Hi everyone! Today I’m going to be reviewing The Cheerleaders by Kara Thomas.
The Cheerleaders follows our protagonist, Monica’s, journey to discover the truth about what really happened to a group of five cheerleaders five years ago. They all died on three separate occasions (two in a car crash, two murdered, and one by suicide), and the cases were closed; until, that is, Monica (still in disbelief over her sister, Jen’s, suicide) finds something in her stepdad’s office and immediately delves into the cheerleaders’ pasts.
The Cheerleaders explored a lot of prominent issues in society today (for a full list of triggers see the end of the review) and I appreciated Thomas delving into these. Don’t let the cover fool you; this book is heavier than it seems. A number of important topics were discussed and Thomas explored these in a sensitive and thoughtful way.
Monica’s reactions to these topics were all really raw and realistic, and you could clearly see the thought that had gone into it. Some YA authors are definitely guilty of writing their characters as people who bulldoze their way through any obstacle and don’t take their time to process and react to these issues. Thomas was different; as a teenager, it was really refreshing to read a character with realistic emotions and reactions to things around them.
Monica’s whole character was really well written, too. Monica was anything but perfect; she had her fair share of flaws, but that just made her more relatable. Throughout the book she demonstrated great determination, resilience, and bravery, meeting some admittingly sketchy characters in her search for the truth but holding her own against them.
Of course, she had some help with this search from her new friend, Ginny. I adored Monica and Ginny’s friendship and how they learnt to trust each other, bonding over Jen’s death and keeping her memory alive. Both Monica and Ginny truly cared about discovering what really happened, and they worked together remarkably well, despite a few obstacles in their friendship.
Another aspect I really enjoyed were Jennifer’s chapters. They were few and far between, but I enjoyed reading about her sister’s life, and how it fit into the whole novel. Thomas gave Jen a voice and personality of her own, and it was touching to read about her struggles and, in the later chapters, her grief at her friends’ deaths.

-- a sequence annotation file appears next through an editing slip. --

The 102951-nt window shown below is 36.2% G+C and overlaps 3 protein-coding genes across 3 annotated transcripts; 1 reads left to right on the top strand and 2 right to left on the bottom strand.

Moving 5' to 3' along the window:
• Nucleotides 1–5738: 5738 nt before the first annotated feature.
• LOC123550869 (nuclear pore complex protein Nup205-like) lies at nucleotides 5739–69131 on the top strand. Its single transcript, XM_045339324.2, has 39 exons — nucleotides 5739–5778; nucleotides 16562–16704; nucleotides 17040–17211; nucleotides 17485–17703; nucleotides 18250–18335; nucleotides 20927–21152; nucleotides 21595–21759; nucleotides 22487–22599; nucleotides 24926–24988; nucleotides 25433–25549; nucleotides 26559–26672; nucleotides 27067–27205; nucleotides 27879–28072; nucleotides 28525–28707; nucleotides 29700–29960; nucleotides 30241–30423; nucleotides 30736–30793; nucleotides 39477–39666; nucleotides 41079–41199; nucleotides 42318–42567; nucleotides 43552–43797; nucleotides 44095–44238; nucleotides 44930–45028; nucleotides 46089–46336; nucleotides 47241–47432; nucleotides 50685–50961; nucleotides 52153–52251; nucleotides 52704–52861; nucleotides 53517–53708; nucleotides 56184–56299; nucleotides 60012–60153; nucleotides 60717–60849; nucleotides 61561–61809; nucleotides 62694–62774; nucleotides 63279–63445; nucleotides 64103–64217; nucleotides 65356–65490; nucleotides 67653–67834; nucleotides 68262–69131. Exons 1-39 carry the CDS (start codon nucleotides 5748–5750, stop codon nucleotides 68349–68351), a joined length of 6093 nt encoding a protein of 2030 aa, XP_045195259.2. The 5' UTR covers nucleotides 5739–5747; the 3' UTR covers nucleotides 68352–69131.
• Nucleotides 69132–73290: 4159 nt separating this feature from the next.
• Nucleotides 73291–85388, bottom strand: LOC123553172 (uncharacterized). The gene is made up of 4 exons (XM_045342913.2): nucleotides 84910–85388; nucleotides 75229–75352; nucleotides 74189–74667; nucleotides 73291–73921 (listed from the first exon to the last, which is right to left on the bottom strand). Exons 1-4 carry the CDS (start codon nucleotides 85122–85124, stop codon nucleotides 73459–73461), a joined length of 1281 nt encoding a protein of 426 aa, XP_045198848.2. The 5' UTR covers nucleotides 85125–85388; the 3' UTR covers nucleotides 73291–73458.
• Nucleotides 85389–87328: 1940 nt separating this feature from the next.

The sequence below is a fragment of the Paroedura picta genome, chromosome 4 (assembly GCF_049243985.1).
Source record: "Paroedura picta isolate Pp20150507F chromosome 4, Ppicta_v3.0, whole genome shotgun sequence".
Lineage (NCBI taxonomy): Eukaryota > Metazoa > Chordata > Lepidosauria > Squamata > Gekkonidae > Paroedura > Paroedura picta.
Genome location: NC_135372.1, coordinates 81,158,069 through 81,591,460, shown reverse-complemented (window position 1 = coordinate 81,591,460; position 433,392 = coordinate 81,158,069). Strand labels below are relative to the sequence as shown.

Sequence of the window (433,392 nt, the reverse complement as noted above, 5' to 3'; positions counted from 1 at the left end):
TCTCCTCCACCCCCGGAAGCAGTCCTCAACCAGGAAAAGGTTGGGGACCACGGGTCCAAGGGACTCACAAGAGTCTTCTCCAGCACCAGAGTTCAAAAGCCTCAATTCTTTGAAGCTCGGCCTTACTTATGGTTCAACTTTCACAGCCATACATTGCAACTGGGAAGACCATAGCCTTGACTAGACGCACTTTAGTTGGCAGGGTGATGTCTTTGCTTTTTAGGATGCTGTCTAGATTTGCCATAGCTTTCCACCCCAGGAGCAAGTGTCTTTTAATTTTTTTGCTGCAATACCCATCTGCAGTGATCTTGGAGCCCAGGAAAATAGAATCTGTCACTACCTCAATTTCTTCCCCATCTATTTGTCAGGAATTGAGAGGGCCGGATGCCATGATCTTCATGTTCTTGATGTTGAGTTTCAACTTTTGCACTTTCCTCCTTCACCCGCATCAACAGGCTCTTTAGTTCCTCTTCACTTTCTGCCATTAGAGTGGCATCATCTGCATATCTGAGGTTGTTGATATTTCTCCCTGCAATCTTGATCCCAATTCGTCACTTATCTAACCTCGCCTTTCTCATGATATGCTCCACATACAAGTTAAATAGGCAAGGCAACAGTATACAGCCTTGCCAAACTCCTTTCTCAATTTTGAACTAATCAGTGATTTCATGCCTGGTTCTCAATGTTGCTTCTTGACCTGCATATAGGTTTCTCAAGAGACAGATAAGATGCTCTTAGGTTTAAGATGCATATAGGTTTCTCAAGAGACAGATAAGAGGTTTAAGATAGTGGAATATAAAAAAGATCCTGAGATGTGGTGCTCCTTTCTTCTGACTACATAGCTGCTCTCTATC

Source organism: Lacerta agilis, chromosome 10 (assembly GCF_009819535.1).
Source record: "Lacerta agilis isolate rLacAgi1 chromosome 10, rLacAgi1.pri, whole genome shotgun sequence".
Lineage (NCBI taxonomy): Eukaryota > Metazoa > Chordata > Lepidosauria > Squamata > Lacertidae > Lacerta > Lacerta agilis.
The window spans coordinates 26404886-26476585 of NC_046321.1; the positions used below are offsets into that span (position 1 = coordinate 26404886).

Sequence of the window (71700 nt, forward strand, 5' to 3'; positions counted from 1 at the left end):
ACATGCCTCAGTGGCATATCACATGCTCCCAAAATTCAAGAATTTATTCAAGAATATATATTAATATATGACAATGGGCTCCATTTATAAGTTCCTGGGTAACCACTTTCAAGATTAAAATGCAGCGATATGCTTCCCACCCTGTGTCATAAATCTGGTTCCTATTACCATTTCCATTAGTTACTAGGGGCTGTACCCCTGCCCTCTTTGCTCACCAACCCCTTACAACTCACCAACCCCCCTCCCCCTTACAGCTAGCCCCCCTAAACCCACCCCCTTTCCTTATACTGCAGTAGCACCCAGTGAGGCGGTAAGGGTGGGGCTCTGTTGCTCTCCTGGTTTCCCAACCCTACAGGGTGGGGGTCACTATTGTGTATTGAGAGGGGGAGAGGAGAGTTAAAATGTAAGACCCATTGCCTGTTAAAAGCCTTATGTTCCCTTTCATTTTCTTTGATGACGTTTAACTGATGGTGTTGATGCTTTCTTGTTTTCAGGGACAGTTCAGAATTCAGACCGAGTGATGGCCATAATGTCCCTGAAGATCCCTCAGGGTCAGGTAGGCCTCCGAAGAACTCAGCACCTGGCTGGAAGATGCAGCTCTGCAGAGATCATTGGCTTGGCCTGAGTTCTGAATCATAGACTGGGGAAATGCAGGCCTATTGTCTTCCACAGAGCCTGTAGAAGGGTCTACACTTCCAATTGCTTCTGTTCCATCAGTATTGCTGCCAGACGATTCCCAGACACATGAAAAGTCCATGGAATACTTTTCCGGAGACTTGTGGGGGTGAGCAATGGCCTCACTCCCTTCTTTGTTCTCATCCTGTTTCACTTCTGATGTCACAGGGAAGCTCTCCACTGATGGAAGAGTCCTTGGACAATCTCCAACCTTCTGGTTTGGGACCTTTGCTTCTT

The ending was also perfection. I genuinely didn’t expect the killers to be who they were, and the big reveal was fantastic. Thomas single handedly tied up all the loose ends and mysteries and made the whole puzzle slide into place. Thomas definitely has a real talent for murder mysteries and I can’t wait to get my hands on more of her books!
Thomas’ writing style was extremely easy to read, too. I completely whizzed through this book, which was at least partially due it’s ease of readability and simple style. Thomas struck just the right balance between being too flowery and descriptive and not being descriptive enough.
However, that’s not to say that I loved absolutely every aspect of the book; there were certainly a few things which I wasn’t a fan of.
One example of this was the general timeline. The fact that they waited five years to hold a memorial service for the girls definitely irked me, and I had lots of questions about this. It just didn’t seem realistic that they’d wait so long to memorialise the girls.
Speaking of unrealistic things… There was also the issue of Monica supposedly being best friends with two other girls (Rachel and Alexa) but having hardly any interactions with them. The interactions they did have were mainly just them fighting and it just seemed to be there for the drama. I honestly think Thomas could’ve completely cut out both of these characters and it wouldn’t have made much difference to the book.
I also disliked the lack of action. The majority of Monica and Ginny’s investigation was completed through interviews and messages, which certainly left the book lacking in action. Maybe this wouldn’t have been such an issue if there had been murders during their investigation, but there weren’t. Admittedly, there was one scene in the middle of the book with some action, and I suppose the ending had a lot of it, so maybe this wasn’t as big an issue as it first seemed.
Overall, I would recommend The Cheerleaders for any fan of murder mysteries and thrillers. The Cheerleaders is a wonderful novel that touches on some very important topics in society today, and I would definitely recommend it for anyone looking for a new read – I for one can not wait to get my hands on more of Thomas’ work, including That Weekend and Little Monsters!
Please be mindful that this book has a lot of triggers: abortion, statutory rape, pedophilia, death, suicide, and domestic abuse. If you are uncomfortable with any of these topics then you should probably give this book a miss.
I hope you enjoyed this review!